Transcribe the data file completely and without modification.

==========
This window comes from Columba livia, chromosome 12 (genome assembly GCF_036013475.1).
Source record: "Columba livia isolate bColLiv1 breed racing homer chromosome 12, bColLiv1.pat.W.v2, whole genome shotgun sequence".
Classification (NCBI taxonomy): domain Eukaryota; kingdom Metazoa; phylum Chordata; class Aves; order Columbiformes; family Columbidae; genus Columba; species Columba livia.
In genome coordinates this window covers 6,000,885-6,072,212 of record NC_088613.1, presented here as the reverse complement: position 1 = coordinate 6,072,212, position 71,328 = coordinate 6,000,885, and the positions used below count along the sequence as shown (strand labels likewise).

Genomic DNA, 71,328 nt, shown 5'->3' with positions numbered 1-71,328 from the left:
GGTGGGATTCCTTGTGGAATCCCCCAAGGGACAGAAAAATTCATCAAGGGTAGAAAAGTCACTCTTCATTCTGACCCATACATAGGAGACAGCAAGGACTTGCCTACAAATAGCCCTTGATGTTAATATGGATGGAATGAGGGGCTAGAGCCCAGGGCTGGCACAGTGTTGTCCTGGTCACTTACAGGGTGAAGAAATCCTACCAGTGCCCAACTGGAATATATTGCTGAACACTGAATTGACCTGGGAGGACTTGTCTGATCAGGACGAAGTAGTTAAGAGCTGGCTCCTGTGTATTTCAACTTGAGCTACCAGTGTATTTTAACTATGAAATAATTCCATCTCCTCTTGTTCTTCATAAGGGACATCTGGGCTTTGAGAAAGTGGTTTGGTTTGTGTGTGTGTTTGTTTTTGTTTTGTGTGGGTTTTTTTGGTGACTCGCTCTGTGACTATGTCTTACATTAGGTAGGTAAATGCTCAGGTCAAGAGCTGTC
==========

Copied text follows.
This window comes from Columba livia, chromosome 12 (genome assembly GCF_036013475.1).
Source record: "Columba livia isolate bColLiv1 breed racing homer chromosome 12, bColLiv1.pat.W.v2, whole genome shotgun sequence".
Classification (NCBI taxonomy): domain Eukaryota; kingdom Metazoa; phylum Chordata; class Aves; order Columbiformes; family Columbidae; genus Columba; species Columba livia.
In genome coordinates this window covers 6,000,885-6,072,212 of record NC_088613.1, presented here as the reverse complement: position 1 = coordinate 6,072,212, position 71,328 = coordinate 6,000,885, and the positions used below count along the sequence as shown (strand labels likewise).

Genomic DNA, 71,328 nt, shown 5'->3' with positions numbered 1-71,328 from the left:
GGTGGGATTCCTTGTGGAATCCCCCAAGGGACAGAAAAATTCATCAAGGGTAGAAAAGTCACTCTTCATTCTGACCCATACATAGGAGACAGCAAGGACTTGCCTACAAATAGCCCTTGATGTTAATATGGATGGAATGAGGGGCTAGAGCCCAGGGCTGGCACAGTGTTGTCCTGGTCACTTACAGGGTGAAGAAATCCTACCAGTGCCCAACTGGAATATATTGCTGAACACTGAATTGACCTGGGAGGACTTGTCTGATCAGGACGAAGTAGTTAAGAGCTGGCTCCTGTGTATTTCAACTTGAGCTACCAGTGTATTTTAACTATGAAATAATTCCATCTCCTCTTGTTCTTCATAAGGGACATCTGGGCTTTGAGAAAGTGGTTTGGTTTGTGTGTGTGTTTGTTTTTGTTTTGTGTGGGTTTTTTTGGTGACTCGCTCTGTGACTATGTCTTACATTAGGTAGGTAAATGCTCAGGTCAAGAGCTGTC